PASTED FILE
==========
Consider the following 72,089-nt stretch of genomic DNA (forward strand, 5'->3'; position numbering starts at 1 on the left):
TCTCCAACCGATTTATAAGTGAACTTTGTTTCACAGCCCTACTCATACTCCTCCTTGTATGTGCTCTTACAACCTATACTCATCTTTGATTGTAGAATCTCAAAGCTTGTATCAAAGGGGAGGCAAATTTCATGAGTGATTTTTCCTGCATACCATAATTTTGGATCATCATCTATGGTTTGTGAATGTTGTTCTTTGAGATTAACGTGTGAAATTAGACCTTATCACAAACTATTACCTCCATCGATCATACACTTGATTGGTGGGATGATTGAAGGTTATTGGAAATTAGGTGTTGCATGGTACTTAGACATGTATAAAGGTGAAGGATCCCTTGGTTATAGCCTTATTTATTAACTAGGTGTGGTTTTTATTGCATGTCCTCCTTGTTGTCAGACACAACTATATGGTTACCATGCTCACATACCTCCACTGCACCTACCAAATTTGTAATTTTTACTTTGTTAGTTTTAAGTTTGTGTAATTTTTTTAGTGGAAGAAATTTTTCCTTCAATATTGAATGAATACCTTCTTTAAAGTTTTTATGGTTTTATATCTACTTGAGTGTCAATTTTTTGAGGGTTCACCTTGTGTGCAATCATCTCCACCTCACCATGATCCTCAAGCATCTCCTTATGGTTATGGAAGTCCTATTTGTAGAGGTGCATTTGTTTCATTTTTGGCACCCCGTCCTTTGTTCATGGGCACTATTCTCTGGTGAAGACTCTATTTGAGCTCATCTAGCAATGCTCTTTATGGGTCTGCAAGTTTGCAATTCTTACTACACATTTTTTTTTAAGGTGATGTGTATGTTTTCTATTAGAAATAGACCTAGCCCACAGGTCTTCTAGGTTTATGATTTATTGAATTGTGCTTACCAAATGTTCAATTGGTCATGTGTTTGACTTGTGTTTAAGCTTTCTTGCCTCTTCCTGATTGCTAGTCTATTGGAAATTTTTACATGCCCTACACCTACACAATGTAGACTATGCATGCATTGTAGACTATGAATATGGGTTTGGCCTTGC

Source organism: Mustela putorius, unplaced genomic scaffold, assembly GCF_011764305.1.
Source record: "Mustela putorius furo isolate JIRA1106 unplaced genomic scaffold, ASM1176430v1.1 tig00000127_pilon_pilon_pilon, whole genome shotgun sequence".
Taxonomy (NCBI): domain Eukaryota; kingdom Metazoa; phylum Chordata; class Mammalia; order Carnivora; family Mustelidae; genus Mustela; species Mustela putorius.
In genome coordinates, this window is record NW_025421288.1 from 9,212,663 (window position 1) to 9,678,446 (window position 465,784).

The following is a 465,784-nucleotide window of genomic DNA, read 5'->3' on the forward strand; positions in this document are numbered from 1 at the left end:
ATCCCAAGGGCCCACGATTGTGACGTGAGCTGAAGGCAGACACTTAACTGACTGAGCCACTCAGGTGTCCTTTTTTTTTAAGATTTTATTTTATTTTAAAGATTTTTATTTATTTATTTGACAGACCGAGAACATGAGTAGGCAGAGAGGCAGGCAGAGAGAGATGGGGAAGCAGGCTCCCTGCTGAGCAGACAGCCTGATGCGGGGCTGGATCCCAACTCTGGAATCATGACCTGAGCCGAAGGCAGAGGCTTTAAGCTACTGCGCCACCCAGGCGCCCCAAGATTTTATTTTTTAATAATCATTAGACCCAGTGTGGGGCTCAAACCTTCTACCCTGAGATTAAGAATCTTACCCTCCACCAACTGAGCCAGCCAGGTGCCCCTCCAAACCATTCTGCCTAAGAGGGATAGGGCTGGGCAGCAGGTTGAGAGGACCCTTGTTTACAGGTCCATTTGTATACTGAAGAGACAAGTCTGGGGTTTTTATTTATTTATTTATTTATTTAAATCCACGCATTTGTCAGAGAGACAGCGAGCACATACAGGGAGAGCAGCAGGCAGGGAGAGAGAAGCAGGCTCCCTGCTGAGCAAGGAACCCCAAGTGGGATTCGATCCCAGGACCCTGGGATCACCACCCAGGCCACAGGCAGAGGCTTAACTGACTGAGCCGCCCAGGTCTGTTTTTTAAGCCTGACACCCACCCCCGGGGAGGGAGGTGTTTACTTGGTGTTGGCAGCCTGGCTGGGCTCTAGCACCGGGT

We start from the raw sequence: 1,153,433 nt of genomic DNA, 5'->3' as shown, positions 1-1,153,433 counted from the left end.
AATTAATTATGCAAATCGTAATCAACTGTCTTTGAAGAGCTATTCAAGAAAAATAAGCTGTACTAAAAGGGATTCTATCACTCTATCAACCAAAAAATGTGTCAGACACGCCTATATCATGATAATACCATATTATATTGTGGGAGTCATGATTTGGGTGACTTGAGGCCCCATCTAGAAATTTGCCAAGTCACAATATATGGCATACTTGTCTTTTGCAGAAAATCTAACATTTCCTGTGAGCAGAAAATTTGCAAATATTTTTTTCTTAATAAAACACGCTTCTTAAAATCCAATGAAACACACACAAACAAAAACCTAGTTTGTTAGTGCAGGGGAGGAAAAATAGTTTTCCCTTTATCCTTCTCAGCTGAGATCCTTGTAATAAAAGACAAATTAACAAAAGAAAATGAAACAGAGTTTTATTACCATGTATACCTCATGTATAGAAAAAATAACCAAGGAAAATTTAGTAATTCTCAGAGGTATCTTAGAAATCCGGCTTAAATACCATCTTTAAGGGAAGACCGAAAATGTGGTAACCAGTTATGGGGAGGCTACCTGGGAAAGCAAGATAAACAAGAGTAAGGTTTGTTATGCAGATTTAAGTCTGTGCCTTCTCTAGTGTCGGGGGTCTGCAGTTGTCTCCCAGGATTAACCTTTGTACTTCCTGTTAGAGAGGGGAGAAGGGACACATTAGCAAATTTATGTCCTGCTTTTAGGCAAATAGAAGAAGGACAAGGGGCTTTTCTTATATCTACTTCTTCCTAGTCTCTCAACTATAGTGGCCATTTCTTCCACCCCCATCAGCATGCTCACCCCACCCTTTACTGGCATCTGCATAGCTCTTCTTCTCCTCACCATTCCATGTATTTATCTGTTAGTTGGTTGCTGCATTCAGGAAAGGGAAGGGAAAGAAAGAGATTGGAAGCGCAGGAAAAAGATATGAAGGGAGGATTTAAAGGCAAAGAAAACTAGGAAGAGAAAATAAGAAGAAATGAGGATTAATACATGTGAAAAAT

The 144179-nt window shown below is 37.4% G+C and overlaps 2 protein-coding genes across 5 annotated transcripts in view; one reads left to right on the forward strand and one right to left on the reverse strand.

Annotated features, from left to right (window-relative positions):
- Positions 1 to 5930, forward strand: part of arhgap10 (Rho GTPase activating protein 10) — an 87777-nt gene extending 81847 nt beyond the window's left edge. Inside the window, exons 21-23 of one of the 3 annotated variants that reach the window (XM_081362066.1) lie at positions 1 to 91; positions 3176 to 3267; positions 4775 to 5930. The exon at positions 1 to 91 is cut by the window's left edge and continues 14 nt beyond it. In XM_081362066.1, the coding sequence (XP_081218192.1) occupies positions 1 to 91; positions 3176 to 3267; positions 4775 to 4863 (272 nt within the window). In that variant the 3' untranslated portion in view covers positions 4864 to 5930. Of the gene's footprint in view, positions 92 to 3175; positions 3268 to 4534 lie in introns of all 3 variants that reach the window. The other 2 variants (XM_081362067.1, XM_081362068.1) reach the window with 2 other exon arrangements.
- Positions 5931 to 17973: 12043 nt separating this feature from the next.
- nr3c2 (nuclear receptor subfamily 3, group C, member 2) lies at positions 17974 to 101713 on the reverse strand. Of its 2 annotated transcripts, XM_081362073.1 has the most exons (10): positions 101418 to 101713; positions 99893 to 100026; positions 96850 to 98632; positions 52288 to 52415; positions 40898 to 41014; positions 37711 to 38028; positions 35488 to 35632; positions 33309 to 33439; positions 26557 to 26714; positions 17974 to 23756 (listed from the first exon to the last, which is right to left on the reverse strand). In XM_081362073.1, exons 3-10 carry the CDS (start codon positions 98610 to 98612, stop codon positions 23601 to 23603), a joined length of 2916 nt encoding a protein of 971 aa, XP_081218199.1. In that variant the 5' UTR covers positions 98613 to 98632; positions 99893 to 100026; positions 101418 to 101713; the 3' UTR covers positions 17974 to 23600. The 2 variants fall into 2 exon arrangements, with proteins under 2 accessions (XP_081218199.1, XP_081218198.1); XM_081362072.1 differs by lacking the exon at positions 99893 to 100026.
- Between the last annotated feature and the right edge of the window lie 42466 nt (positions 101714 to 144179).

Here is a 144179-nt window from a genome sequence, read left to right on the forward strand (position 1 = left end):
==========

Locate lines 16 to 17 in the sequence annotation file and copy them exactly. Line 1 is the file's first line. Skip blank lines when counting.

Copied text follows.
- Between the last annotated feature and the right edge of the window lie 42466 nt (positions 101714 to 144179).

Here is a 144179-nt window from a genome sequence, read left to right on the forward strand (position 1 = left end):